66. The Board also agreed that the conditions for completing the activation review should be simplified, and that there should be greater automaticity in the provision of resources. The activation review would be divided into an “activation” review and a “post-activation” review. The former would be completed quickly and would release a predetermined, large amount of resources, and the member would be given the strong benefit of the doubt as to any required policy adjustments. In the post-activation review, phasing and conditionality would be specified for access to the remaining resources. The Board also agreed to eliminate the condition for the activation review that states that “up to the time of the crisis, the member has successfully implemented the economic program that it had presented to the Board as a basis for its access to CCL resources.” This condition was intended to ensure that the member’s own policies had not been a cause of the pressures in its balance of payments—a condition that would in any case need to be met for the member’s difficulties to be judged to be largely beyond its control (as required by another condition for the activation review).

      67. The Board also agreed to reduce the rate of charge and the commitment fee on CCL resources. The initial surcharge (which is currently the same as that on the SRF) will be reduced from 300 basis points to 150 basis points, and the surcharge will then rise with time at the same rate as the surcharge under the SRF, to a ceiling of 350 basis points. The commitment fee on the CCL (and other large arrangements) will be reduced by replacing the current flat commitment fee of 25 basis point with a new schedule, which will be applied to all Fund arrangements, of 25 basis points on amounts committed up to 100 percent of quota; and 10 basis points for amounts committed in excess of 100 percent of quota. This structure recognizes that an important part of the costs of setting up an arrangement are fixed costs.

      Repurchase Expectations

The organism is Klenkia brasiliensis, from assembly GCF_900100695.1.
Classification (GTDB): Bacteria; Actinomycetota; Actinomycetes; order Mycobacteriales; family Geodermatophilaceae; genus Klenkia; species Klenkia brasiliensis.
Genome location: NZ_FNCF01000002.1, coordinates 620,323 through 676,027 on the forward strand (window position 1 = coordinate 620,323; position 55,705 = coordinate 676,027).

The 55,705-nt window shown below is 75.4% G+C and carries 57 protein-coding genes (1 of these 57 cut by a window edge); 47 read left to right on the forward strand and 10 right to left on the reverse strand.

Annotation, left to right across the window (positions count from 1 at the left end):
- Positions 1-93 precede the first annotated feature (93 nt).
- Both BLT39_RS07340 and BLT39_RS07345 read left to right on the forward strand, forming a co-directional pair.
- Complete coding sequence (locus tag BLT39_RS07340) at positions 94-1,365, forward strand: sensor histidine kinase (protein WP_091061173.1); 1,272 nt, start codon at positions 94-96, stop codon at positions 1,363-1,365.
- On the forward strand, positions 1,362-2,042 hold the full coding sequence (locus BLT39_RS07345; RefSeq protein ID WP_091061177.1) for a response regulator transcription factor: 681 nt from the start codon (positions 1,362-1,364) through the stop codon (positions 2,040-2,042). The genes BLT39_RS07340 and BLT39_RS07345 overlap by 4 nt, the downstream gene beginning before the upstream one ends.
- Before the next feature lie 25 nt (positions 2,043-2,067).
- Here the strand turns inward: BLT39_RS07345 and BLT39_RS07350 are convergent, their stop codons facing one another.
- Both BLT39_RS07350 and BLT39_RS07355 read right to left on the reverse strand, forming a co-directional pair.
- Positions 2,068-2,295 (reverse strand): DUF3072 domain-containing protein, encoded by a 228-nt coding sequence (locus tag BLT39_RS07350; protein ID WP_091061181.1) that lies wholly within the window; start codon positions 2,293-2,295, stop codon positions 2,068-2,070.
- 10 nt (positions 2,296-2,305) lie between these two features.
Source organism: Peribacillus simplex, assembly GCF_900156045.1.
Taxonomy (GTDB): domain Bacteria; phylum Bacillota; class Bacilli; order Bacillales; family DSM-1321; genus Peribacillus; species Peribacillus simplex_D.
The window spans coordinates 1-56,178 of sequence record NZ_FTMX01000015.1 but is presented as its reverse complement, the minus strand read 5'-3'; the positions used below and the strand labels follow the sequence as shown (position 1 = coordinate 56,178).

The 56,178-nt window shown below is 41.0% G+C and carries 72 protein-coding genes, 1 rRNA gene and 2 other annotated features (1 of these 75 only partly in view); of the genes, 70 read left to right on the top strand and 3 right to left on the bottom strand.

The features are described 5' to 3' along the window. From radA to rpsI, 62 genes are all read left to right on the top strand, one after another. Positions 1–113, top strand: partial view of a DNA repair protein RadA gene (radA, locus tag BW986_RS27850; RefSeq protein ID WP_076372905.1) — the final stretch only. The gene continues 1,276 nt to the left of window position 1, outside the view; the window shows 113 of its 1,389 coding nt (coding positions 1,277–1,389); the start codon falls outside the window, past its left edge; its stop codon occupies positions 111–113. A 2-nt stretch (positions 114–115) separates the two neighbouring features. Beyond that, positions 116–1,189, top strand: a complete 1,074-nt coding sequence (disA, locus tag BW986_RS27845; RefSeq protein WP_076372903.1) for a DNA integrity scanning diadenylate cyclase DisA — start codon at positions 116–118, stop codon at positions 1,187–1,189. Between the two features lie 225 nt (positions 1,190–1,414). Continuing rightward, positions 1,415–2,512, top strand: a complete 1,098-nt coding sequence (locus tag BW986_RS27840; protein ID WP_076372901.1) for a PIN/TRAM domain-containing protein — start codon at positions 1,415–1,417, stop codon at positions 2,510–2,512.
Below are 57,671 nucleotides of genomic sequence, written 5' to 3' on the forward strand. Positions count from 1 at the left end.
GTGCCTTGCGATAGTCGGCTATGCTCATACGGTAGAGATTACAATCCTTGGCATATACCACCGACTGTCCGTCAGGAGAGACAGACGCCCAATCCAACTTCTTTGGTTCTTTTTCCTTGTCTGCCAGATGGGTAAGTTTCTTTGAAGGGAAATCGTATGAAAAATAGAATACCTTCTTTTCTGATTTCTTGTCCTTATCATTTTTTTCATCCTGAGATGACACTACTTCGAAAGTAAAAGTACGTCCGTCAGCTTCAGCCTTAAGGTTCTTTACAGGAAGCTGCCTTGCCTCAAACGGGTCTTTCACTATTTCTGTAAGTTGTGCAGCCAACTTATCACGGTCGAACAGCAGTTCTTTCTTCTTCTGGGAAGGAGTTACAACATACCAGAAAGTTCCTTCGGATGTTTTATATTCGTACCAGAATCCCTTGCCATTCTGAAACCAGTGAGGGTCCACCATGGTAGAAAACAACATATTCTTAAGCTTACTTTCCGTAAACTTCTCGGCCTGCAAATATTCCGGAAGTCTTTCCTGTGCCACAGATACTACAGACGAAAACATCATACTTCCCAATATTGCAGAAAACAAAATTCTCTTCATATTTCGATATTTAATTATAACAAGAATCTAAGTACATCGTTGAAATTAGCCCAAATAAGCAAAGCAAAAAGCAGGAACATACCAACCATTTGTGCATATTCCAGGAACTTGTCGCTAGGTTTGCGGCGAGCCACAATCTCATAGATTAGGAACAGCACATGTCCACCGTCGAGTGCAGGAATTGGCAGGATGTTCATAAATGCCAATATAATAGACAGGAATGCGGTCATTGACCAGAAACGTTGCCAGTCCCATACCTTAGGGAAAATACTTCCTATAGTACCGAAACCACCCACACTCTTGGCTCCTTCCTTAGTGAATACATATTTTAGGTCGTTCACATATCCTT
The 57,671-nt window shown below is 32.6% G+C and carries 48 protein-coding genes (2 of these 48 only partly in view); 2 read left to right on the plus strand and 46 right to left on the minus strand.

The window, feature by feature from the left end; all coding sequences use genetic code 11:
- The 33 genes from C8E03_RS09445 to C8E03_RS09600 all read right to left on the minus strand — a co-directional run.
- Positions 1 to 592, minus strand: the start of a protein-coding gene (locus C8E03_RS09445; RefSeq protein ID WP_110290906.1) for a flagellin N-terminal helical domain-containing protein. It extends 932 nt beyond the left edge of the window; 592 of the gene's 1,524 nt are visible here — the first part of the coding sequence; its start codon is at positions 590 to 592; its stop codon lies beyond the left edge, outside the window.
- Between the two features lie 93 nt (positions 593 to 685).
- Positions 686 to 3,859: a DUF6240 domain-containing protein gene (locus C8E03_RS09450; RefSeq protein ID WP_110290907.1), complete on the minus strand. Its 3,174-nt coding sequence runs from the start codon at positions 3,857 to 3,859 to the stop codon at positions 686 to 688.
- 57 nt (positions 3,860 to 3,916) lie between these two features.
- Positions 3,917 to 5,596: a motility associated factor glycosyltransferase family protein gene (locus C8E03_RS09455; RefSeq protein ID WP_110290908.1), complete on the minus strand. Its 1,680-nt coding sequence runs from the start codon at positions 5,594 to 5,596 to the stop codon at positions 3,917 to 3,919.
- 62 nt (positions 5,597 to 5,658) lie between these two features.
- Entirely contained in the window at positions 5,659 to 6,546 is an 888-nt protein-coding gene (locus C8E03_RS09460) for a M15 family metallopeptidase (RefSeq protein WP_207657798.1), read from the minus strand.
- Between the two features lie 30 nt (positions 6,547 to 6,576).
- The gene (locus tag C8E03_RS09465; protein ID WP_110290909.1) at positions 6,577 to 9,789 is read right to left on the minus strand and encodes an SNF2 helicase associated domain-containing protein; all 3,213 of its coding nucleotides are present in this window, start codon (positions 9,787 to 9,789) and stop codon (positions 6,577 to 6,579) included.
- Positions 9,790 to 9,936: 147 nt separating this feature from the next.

68. In its review of ways of ensuring efficient use of Fund resources, the Board agreed that the problem of long use of Fund resources following the resolution of a balance of payments problem should be addressed through the introduction of time-based repurchase expectations. In stand-by arrangements (SBAs), members would be expected to begin repurchases after 2¼ years and complete repurchases after 4 years, as compared with repurchase obligations that span 3¼ to 5 years. Under the Extended Fund Facility (EFF), members would begin repurchases after 4½ years, as at present, but expected repurchases would be completed in 7 years, rather than 10 years under the obligation schedule. The member would be expected to meet these expectations, but the Fund could extend them on request by the member, if the Board agreed that the member’s external position had not improved sufficiently for repurchases to be made. The member could make such a request at any time when expected repurchases remained to be made. Fund-supported programs would normally continue to be formulated on the assumption that the member would meet the repurchase obligations (rather than the expectations), and the member’s ability to meet repurchase expectations would be intended to signal a stronger-than-expected improvement in its external position, rather than a failure to achieve the targeted improvement. Repurchase expectations would not apply to credit outstanding to any member at the time the policy change was introduced, but would apply to all purchases, under current or new arrangements, made after decisions are taken to give effect to these policy changes.